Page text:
Sagittaria platyphylla (Engelm.) J.G. Sm.



CC = 7
CW = -5
MOC = 8
SRank = S1

© SRTurner

Family - Alismataceae

Habit - Perennial emergent aquatic forb, monoecious, with rhizomes and corms.

Stems - Not present.

Vegetative plants.

© SRTurner

Leaves - Basal, simple, long-petiolate, 20-45 cm long, the petioles rounded to somewhat flattened or trigonal in cross section, the blades lanceolate to ovate, entire, glabrous. Submerged leaves uncommonly produced, linear.

Sagittaria_platyphylla_leaf1.jpg Leaf adaxial.

© SRTurner

Sagittaria_platyphylla_leaf2.jpg Leaf abaxial.

© SRTurner

Inflorescences - Unbranched racemes with whorled flowers, ascending to erect. Bracts at nodes of the inflorescence 3-7 mm long, fused in the basal half, the free portions triangular, obtuse. Lower 1-4 whorls of flowers pistillate, with reflexed, thickened pedicels 14-30 mm long.

Sagittaria_platyphylla_sepals.jpg Bracts and sepals.

© DETenaglia

Flowers - Actinomorphic, unisexual. Sepals 3, green. Petals 3, white, dropping soon after flowers open. Stamens and pistils numerous. Pistils separate, in a dense, headlike cluster on an expanded receptacle. Style 1 per pistil, the stigma decurrent. Ovaries superior, with 1 ovule.

Sagittaria_platyphylla_staminate.jpg Staminate flowers.

© SRTurner

Sagittaria_platyphylla_staminate2.jpg Staminate flowers.

© DETenaglia

Sagittaria_platyphylla_pistillate.jpg Pistillate flowers.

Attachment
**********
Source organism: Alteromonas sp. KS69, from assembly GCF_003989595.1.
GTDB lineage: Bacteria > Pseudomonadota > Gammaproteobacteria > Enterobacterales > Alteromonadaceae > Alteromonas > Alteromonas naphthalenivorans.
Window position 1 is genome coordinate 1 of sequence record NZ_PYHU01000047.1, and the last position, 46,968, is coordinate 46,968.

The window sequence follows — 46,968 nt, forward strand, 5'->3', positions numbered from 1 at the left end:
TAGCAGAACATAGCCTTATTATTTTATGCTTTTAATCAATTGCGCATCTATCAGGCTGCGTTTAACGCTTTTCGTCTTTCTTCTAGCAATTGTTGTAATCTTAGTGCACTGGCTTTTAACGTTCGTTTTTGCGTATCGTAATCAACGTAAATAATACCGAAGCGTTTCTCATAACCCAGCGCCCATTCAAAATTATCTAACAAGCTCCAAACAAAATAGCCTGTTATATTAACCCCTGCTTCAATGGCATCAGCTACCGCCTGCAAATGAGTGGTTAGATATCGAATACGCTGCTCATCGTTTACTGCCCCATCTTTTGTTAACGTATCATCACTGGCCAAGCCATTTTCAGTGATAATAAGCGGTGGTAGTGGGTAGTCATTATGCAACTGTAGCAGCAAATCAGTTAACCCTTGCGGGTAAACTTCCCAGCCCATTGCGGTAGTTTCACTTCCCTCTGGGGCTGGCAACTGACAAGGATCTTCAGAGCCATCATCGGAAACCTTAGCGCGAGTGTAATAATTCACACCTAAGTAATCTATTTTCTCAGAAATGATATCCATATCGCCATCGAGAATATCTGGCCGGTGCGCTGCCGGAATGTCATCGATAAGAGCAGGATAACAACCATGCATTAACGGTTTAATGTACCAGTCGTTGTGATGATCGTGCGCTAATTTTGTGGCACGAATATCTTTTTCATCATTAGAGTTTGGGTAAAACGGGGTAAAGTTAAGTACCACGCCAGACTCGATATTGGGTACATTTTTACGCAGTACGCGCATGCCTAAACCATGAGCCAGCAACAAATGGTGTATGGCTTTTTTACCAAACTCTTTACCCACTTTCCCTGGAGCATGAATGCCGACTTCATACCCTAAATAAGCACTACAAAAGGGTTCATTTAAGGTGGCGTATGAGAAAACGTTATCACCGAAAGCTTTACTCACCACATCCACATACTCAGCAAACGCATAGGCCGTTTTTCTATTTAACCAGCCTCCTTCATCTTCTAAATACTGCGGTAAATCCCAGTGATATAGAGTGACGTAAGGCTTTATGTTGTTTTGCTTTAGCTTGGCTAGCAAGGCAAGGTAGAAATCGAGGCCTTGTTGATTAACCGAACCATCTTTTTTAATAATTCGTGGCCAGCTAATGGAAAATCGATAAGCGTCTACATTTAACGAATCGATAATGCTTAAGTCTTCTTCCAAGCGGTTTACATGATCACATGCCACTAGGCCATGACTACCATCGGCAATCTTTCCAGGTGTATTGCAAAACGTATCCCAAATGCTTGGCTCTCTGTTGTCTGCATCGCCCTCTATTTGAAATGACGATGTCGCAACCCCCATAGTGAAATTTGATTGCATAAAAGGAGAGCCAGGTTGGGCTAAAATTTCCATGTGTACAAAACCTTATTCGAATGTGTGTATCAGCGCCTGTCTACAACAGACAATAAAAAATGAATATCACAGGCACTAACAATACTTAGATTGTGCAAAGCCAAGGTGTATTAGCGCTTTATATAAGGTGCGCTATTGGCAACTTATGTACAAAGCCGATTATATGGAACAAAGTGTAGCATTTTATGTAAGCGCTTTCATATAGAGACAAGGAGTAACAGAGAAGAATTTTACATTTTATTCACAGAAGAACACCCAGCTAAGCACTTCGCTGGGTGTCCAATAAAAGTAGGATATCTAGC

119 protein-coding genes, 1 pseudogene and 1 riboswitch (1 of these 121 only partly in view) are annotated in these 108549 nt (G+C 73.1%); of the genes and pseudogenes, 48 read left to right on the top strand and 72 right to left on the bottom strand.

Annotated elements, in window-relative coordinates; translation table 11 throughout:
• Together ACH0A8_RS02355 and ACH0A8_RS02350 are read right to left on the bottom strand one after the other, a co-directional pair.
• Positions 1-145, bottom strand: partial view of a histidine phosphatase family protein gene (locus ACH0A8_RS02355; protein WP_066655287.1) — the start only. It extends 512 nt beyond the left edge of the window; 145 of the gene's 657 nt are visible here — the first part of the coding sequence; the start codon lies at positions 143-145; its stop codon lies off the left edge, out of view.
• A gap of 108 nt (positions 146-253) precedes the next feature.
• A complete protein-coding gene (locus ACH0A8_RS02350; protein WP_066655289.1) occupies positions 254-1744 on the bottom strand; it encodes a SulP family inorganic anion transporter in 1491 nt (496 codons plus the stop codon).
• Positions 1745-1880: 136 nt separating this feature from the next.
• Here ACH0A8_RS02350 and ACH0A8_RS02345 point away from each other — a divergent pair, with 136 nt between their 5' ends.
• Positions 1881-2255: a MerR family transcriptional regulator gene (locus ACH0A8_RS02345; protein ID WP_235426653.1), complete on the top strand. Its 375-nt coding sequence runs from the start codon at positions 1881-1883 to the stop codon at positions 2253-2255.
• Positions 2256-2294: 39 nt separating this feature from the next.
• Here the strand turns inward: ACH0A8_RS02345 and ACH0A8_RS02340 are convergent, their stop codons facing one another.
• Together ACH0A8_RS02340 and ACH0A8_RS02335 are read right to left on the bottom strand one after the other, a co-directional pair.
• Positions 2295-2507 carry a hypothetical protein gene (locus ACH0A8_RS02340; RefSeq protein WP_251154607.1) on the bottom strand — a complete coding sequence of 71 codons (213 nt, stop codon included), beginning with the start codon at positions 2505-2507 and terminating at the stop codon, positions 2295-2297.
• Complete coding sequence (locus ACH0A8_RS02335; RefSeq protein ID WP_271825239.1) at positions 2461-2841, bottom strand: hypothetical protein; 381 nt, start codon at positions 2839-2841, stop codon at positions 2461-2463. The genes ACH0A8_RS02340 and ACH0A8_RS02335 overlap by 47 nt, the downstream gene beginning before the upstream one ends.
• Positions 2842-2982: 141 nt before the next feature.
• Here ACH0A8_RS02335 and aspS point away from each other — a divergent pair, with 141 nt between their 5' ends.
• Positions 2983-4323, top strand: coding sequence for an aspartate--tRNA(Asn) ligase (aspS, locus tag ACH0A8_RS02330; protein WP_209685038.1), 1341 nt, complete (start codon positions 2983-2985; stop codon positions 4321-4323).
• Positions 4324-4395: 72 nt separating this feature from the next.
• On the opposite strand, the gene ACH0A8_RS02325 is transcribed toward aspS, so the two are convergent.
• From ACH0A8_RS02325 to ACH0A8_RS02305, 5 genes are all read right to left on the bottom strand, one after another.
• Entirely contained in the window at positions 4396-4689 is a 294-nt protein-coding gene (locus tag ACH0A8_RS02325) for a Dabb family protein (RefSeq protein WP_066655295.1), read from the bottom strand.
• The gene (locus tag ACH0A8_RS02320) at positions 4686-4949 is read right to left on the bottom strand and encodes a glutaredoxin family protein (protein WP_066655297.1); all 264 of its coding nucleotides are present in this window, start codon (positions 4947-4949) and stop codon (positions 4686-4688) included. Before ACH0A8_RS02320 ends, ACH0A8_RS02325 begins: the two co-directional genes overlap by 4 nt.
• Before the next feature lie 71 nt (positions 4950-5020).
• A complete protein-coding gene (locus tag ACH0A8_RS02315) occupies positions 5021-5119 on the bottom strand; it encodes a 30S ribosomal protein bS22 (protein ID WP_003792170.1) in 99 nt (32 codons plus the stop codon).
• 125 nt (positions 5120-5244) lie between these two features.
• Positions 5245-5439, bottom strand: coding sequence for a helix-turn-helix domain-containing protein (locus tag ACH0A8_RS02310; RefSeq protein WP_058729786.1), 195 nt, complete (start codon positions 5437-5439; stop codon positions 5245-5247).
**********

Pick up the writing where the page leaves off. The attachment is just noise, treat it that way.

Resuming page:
© SRTurner

Fruits - Fruiting pedicels stout, usually reflexed. Achenes obovate, 1.4-2.0 mm long, the beak 0.3-0.6 mm long, slender, curved.

Sagittaria_platyphylla_fruits.jpg Fruits.

© SRTurner

Flowering - May - August.

Habitat - Mud flats, sloughs, wet ditches.

Origin - Native to the U.S.

Lookalikes - Other members of the genus, especially S. graminea.

Other info. - This is one of the rarer species of arrowhead in Missouri, where it is mostly restricted to a few counties in the Bootheel region. Its scarcity in the state makes it a species of conservation concern, with a state ranking of S1 (critically imperiled). The bulk of its U.S. distribution is within four states: Arkansas, Louisiana, Texas, and Oklahoma, with additional small disjunct populations elsewhere in the Southeast.

Differentiation of this species from the closely related S. graminea is difficult and problematic. In both of these species, the leaves lack the basal lobes and sagittate shape associated with the "arrowhead" common name. In S. platyphylla the fruit cluster stalks tend to deflex (droop), whereas in S. graminea they are usually spreading. The shape of the inflorescence bracts has been used to distinguish between the two species, but these are easily torn or distorted and may thus be misleading. More study is needed to establish reliable differentiating characters, and whether the two species are truly distinct.

Photographs taken just east of Otter Slough Conservation Area, Stoddard County, MO, 7-31-2015 and 6-26-2019 (SRTurner).